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Cronulla halfback Jeff Robson says the potential threat Todd Carney poses to oppositions takes a heap of pressure off his shoulders when trying to come up with attacking options.

He’s the Cronulla Sharks’ unsung hero and, for halfback Jeff Robson, that’s exactly the way he likes it. Playing alongside the likes of rep stars past and present including Michael Gordon, Paul Gallen, Luke Lewis, Andrew Fifita and, in particular, Todd Carney, Robson receives few plaudits – a  but it’s not a worry for the Eels’ 2009 grand final halfback.

The evergreen No.7, who turned 29 on Monday and recently signed a two-year extension at the club, plays a vital role in the Sharks’ side – even if his opponents overlook the Leeton junior and nominate Cronulla’s five-eighth Carney as their most dangerous weapon.

“It doesn’t really worry me that [opponents] see Toddy as the biggest threat because he’s a great player and he’s certainly shown why he is that great player – I’m just happy to fly under the radar and do my job for the team,” Robson tells ahead of the Sharks’ crucial clash with Newcastle at Remondis Stadium on Saturday night.

“If I’m doing that, Toddy can play off the back of that and also our bigger boys rolling forward for us... it certainly makes my job a lot easier.”

This season the Sharks have done superbly to push aside myriad off-field distractions and consolidate a position in the top eight. For Robson, whose no-frills fighting qualities in many ways embody the club’s spirit, his sixth-placed team’s determination has been outstanding – but there’s plenty of improvement ahead.

“We work hard for each other on the field and we’re all a close bunch of mates… and that’s saved us in a few games,” Robson, who debuted for the Sea Eagles against Cronulla in 2004, says.

“I wouldn’t say that we’ve been great over the past year but we’ve been winning games that have probably been ugly wins but that’s a credit to the boys sticking together and working hard for one another.”

In his second season in the Shire, Robson says last year’s Finals Week One exit in Canberra doesn’t sit well with him or the Sharks’ inner sanctum – and he believes the side of 2013 are better equipped to go deeper this September.

“I’d like to think we have [learnt and improved from last year],” Robson says.

“That was pretty disappointing for us to go down there and get knocked out first week of the finals. I thought we had a great team last year and we probably should have went further into the finals series. I think we’ve got a better team this year and if we can keep playing consistent footy and keep getting better this week I think we can push to the back-end of the finals series and hopefully the grand final.”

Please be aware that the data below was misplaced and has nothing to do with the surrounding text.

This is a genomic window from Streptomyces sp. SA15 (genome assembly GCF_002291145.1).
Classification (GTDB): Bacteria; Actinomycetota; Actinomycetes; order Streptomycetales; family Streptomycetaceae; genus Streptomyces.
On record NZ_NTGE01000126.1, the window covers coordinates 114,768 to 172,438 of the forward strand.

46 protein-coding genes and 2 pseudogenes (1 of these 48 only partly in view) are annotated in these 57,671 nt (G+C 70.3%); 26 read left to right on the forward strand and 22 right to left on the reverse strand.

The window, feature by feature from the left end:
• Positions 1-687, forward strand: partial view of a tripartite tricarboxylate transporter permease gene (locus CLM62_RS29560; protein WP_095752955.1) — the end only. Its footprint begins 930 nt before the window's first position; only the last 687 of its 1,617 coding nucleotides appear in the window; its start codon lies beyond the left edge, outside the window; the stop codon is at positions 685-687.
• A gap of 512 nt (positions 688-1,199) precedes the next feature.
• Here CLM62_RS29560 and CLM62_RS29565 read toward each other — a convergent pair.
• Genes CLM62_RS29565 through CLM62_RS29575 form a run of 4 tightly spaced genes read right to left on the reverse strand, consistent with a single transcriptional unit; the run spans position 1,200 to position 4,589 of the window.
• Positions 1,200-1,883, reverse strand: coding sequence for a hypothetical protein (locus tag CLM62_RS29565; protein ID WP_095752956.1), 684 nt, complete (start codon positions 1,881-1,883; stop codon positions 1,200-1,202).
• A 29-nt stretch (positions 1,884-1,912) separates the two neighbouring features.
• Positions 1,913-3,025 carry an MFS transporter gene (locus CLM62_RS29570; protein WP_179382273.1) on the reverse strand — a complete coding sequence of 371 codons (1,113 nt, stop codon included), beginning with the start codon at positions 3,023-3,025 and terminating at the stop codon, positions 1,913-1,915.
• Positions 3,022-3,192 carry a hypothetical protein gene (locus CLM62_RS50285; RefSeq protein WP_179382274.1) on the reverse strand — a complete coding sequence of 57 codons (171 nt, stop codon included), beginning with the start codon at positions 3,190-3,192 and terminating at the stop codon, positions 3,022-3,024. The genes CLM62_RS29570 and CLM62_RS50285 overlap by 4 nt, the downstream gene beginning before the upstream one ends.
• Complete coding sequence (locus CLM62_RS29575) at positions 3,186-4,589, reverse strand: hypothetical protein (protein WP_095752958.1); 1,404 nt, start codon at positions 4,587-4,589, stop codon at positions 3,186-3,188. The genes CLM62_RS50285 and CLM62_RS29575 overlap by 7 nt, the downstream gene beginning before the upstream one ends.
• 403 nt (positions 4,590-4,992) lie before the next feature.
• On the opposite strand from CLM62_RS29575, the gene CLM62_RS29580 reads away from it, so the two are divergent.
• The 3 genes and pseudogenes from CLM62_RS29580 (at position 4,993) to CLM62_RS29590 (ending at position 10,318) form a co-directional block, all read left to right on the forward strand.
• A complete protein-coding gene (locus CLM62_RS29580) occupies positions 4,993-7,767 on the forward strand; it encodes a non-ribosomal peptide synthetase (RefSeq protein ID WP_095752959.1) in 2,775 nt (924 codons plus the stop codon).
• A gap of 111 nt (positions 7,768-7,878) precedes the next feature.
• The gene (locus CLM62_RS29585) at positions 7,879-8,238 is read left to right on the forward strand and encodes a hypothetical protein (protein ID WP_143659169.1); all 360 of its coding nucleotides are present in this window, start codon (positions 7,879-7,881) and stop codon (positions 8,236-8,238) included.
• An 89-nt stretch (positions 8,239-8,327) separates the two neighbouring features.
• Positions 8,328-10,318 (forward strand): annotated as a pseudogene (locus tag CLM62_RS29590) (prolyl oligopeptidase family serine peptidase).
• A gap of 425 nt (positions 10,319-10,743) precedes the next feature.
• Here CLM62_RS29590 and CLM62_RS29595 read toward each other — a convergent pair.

His final two words in that sentence – ‘grand final’ – shouldn’t be taken lightly, either. Robson knows all about ‘GFs’ having appeared in the 2009 decider against Melbourne, an experience he rates as the highlight of his career. And he reckons, because of increased maturity and the influence of the man outside him, Carney, he’s a better all-round player now, too.

“I think I’m more level-headed and I’ve certainly learned a lot more since four or five years ago,” Robson, who, after a lull across 2010 and 2011, is now averaging the same number of runs per game as he did in 2009, says.

“I think I’ve played pretty consistent footy over that four or five years. Playing alongside Toddy has also helped my game; I think I just steady the ship and direct us around the field and he chimes in and he’s got a really good running game and that complements my game as well. I’ve just been enjoying playing alongside him and also the team.

“I just go out there and try to play what I see and if I see a half-gap I’ll try and take it... and that happens more in one game than it does another. I’ve just got to do my job for the team which is get us around the field and be assertive and our communication on the field has to be good… and if I’m doing that our team is generally playing well.”

The one thing Cronulla have struggled with in 2013, though, is scoring points against top-four opponents. Despite beating South Sydney in Round 11, they’re yet to register more than 18 points against the finals-assured Roosters, Rabbitohs, Sea Eagles and Storm this season.

But it doesn’t faze Robson.

“I didn’t know that stat to be honest – but I don’t think it’s a worry,” Robson says.

“We can score points, it’s generally in those games [against the top four] we’ve made a lot of errors. You can’t do that against good sides or you’ll pay and that’s where that stat comes from.

“In those games against good sides we’ve made a lot of errors and put ourselves under a lot of pressure. If we want to go anywhere towards the back-end of the year we really need to fix up our errors and our missed tackles and I think the rest of it will look after itself.

“We’re still working on our game and can still get a lot better… if we keep working hard and fixing up our game we can definitely beat the top sides and push into the back-end of the finals and hopefully the grand final, too.”

First, though, the Knights await – and, as Robson expects each week, they’re more worried about shutting down his playmaking sidekick than they are stopping Cronulla’s No.7.

“He’s a quality player Toddy,” Knights playmaker Jarrod Mullen said earlier this week.

“If we shut [Carney] down it’ll go a long way to shutting the whole [Cronulla] team down.”

And that’s music to the ears of Jeff Robson.

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